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MUNUC vs. CIMUN: The Contradictions of the Chicagoland MUN Circuit

Written by Rose Jacobs

Not cool enough for GAs, not clever enough for crisis. I've traveled with All-American to NAIMUN, WEMUN Expo, and HMUN India, and serve as the Alumni Associate for the Midwest.

October 14, 2016

MUNUC vs. CIMUN: The Contradictions of the Chicagoland MUN Circuit

In conversations about Model UN in Chicago, the two conferences that seem to pop up most frequently are Model UN of the University of Chicago (MUNUC), and Chicago International Model UN (CIMUN). Generically, both have a fair amount of similarities. Both are large (2,600 and 1,500 delegates, respectively), both are located at large, illustrious hotels in downtown Chicago, both offer high-quality MUN experiences to advisors and delegates. However, upon closer examination, these conferences are emblematic of the conflicting philosophies in MUN, specifically in the Chicagoland area, and how these viewpoints manifest themselves into the conference and debate experience. Here are some of the most important differences:

  1. Philosophy

These conferences are polar opposites in the values they believe Model UN should be aim to represent and consistently incorporate into their debate practices. MUNUC is a traditional, large conference with traditional MUN values; it rewards collaboration, diplomacy, and is willing to look past lapses in country policy for the sake of teamwork. CIMUN subscribes to a different value system that is just starting to gain more traction in modern MUN: realism. Encouraging the most Machiavellian of tactics and the most staunch of country policy, CIMUN aims to teach its delegates what the world of politics is actually like, rather than what it should be. This has resulted in a lot of “CIMUN Stories”: a cabinet’s Attorney-General arrested all the other members of his committee for fear of being assassinated, and a member of the International Press Delegation started a website called “CIMUN Leaks”, leaking important crisis news they gained from talking to other delegates at the conference.

  1. Awards Policy

While both conferences obviously look for the traits they value in delegates when designating awards (collaboration at MUNUC and policy adherence at CIMUN), there are also important differences in structure that highlight the struggle between the more pedagogical and more competitive elements of Model UN. MUNUC refuses to dole out delegation awards and does not focus on awards at all as part of the overall experience. Rather, they choose to reward  and thank individual delegates who they believe contributed to the debate at hand. MUNUC’s three levels of awards at Verbal Commendation, Honorable Mention, and Outstanding Delegate, with more than one of each award being offered in the largest committees, and Outstanding Delegates being awarded books instead of the coveted gavel.

CIMUN’s approach is the near-opposite, practically encouraging advisors and Head Delegates to figure out strategic ways to game its awards system. Delegation awards are given out by nation rather than by school, with the largest committees being worth more points than the smaller ones. Cabinet points are added to the school’s highest-scoring national delegation and are worth around the same amount as the largest General Assembly Plenaries (CIMUN likes to encourage its experienced delegates to participate in cabinets). These individual committee awards encompass the Honorable Mention, Outstanding Delegate, and Best Delegate, and a separate gavel is given out through a Delegate’s Choice vote. On top of this, CIMUN also hands out full-conference awards for position papers and crisis plans and eventually, all these points are added together into a 1st, 2nd, and 3rd place national delegation.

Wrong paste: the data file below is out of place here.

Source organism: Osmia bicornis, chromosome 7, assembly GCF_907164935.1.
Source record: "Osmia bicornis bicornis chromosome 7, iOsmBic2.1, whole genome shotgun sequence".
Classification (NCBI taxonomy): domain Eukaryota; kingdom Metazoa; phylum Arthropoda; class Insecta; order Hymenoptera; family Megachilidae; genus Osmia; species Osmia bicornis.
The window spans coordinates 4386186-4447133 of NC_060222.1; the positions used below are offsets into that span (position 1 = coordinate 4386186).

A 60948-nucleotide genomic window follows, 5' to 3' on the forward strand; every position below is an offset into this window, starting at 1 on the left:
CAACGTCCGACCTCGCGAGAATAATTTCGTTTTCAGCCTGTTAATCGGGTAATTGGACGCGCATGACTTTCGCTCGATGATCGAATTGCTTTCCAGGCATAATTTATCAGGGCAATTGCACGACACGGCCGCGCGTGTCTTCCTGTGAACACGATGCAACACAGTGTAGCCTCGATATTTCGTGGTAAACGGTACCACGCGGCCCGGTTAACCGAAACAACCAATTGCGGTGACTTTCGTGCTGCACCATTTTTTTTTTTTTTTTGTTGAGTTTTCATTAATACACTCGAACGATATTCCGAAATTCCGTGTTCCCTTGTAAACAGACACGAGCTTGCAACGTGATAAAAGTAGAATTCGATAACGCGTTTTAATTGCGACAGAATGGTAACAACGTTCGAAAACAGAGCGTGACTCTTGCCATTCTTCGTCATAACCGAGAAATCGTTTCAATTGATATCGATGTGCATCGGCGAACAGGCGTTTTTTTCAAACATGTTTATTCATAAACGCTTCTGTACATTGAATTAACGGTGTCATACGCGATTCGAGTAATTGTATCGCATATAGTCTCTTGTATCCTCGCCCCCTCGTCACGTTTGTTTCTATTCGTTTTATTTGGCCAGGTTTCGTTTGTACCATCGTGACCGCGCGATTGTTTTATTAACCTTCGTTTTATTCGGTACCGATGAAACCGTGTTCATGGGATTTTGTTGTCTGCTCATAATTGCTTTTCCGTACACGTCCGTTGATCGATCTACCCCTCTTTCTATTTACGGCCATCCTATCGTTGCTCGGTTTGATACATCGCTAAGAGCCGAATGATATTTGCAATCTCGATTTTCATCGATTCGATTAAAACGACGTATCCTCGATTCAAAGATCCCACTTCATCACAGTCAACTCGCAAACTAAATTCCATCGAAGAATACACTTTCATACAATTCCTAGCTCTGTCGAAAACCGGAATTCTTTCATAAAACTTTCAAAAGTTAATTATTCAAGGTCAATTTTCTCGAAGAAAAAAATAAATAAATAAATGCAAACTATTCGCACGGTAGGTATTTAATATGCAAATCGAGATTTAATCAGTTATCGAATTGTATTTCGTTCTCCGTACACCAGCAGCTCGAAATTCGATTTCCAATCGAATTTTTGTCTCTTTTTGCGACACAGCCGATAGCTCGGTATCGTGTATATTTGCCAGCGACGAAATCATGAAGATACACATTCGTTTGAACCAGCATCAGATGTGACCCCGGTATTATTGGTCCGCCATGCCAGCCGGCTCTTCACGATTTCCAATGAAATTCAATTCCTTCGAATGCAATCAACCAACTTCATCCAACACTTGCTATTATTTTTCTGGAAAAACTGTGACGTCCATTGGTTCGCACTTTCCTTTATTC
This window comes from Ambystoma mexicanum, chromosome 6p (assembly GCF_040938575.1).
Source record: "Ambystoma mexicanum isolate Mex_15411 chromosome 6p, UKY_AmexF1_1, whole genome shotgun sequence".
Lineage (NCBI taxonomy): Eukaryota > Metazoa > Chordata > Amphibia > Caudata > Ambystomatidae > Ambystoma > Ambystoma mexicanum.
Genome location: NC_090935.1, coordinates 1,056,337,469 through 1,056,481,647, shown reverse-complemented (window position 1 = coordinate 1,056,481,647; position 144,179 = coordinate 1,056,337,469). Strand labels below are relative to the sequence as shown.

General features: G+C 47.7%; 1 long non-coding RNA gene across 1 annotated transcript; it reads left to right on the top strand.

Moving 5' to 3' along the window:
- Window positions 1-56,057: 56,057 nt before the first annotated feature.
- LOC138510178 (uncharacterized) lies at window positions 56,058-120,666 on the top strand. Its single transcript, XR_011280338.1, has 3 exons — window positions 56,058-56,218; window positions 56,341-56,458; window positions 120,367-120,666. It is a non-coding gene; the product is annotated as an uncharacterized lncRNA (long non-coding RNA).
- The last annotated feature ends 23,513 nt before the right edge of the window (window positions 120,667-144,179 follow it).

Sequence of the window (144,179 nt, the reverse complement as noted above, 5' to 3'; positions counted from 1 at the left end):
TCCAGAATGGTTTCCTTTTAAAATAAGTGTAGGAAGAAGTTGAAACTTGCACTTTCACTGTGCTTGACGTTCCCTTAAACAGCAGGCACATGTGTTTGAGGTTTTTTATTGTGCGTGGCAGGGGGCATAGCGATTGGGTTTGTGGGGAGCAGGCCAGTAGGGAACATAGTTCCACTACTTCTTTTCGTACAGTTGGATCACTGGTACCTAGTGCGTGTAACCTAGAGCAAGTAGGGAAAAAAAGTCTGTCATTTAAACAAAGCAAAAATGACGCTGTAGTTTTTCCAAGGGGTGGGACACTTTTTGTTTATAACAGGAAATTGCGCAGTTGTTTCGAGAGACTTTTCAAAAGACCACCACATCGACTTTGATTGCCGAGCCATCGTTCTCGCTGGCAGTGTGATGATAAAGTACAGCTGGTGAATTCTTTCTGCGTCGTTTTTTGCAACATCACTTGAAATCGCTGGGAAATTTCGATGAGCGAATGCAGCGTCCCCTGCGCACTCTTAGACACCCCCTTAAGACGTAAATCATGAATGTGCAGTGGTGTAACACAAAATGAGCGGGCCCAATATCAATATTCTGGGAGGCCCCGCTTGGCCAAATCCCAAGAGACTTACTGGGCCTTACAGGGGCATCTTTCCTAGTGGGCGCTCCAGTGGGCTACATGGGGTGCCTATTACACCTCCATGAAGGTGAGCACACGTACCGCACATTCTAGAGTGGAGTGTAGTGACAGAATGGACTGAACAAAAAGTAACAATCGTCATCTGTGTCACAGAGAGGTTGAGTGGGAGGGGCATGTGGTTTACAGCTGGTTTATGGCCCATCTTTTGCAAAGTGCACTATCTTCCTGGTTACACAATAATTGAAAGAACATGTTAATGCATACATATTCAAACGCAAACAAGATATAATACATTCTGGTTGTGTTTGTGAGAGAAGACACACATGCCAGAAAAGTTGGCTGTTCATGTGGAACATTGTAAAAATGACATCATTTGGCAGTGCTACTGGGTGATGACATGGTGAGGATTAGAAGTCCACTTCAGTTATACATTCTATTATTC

1. Management

These two conferences are run by entirely different types of management: run is college-run while the other functions as an educational MUNUC is entirely staffed and run by students at the University of Chicago, some who are members of the school’s incredible Model UN team, but many who only have experience in staffing high school conferences. While the background guides are consistently exhaustive and well-written, there can be inconsistency present between the quality of substance in committee and the quality of debate itself, with chairs often inexperienced and unable to handle larger or rowdier rooms. CIMUN’s operators like to proclaim that their conference is run like a business. They offer delegate and hotel fees in one combined registration package and recruit volunteers from throughout the country to serve on staff. While background guides and the substantive quality of debate varies from committee to committee, chairs are generally very experienced and are adept at controlling the room. This is because many of the chairs have been around CIMUN for longer than the typical collegiate student chair and are a combination of very experienced college delegates/chairs and graduates still involved in Model UN, and all of this accumulated knowledge from a large variety of resource bases leads to a smooth committee experience.